A bit more on game writing

September 6, 2012

levine_ken-580-75irrational_interviews_logo_header2AmyMain

I just came across this podcast which continues the discussion of video game writing I posted previously. Ken Levine (Irrational Games) and Amy Hennig (Naughty Dog) are both Creative Directors and writers, so the conversation is a relevant one. The podcast can be found here.

Some interesting aspects they mention in there:

  • Writing is one of the more ‘flexible’ aspects of game development. It’s one of the easiest (see: cheapest) things to change for a game.
  • Iteration is the name of the game for game writers. Much like game mechanics and other aspects of games require iteration and testing before they find their best application, the story and writing is changing constantly (a concept VERY different from Film and Television, but maybe not so different from Literature).
  • As a writer, you have to constantly evaluate what you’re writing and make sure it is ‘best for the game’. You have to be objective and cut things that you love, but may not be essential or suitable for the game.
  • Both Amy and Ken are not fans of writing lots of backstory/bios. Because their jobs involve so much more than simply writing, they simply don’t have the time to develop prose that won’t end up in the game itself. Amy mentions she sometimes writes something as if she was explaining it to someone else as a way of solidifying and making sense of the idea.
  • Ken cites a reference to Star Wars, where people wanted a prequel to “explain how things got to where they were” in the original trilogy by creating a prequel trilogy. He suggests that while you are interested in backstory, when you get it you are often disappointed. Going backwards to uncover how all those things started is, as Amy put it, more a dissection than a living exploration of story.
  • Looking for feedback is tricky for a writer/designer, because often the player doesn’t know what they want until they experience it. Players often want repeats of previous experiences, so it’s tricky to gauge how new experiences will be received by players.
  • Never call a writer “lazy”. As Amy describes it, even people developing a crappy game go into it ‘with their heart on their sleeve’, working their ass off. Ken sees “lazy” more as risk-adverse.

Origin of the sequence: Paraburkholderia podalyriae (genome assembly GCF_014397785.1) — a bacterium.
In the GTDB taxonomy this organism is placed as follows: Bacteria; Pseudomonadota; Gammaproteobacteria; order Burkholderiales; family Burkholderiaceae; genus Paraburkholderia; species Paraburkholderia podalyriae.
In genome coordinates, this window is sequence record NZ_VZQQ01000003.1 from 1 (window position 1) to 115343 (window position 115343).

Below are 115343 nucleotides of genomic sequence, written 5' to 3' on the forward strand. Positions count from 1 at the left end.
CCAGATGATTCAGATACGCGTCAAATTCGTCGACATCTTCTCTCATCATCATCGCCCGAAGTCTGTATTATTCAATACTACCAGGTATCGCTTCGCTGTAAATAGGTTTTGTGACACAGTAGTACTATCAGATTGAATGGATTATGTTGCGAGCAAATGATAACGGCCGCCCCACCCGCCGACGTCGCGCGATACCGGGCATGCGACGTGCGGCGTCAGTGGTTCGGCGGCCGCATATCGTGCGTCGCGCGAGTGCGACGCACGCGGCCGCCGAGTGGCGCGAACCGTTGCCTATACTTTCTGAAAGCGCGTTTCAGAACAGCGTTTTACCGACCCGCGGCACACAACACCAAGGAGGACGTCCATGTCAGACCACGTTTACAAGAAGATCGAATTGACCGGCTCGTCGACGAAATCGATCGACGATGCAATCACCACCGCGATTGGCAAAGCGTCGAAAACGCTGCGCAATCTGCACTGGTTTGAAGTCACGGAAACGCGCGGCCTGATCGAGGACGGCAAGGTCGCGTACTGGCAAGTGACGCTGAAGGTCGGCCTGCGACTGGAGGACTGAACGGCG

• Don’t ever write/design games to demographics! It’s much better to aim at developing a good, cohesive story, which in-and-of-itself will appeal universally to all demographics.
  • “Stories are about what characters want and the changes they go through”. Both Ken and Amy agree that character-driven stories are the best way to approach story in general, as the characters (more than the lore) are what people will connect and bond with.

Personally, I can identify with the approach of drawing up a “roadmap” of a story, but not completely fleshing everything out. I do enjoy writing backstory/rough bios, and I think it is relevant (to help capture the tone, and help others when developing the game), but the concept of iteration and fluidity of story development is essential. Too many things (least of which is your own views) change over the course of development of a game, particularly if development takes years.

The writer is often so central to the process in literature, and (in the initial development) in film and television. But in games, more than any other, you have to be willing to “do the best for the game” and cut things you love. A game writer seems to be someone who is a “great adapter”: be able to work and rework things to make the best experience, under a pile of constraints (deadlines, budgets, scope, game mechanics, and other restrictions). If you can overcome the personal attachment to your work, and are comfortable with the constant edits of iterative game development, you will be able to succeed as a game writer.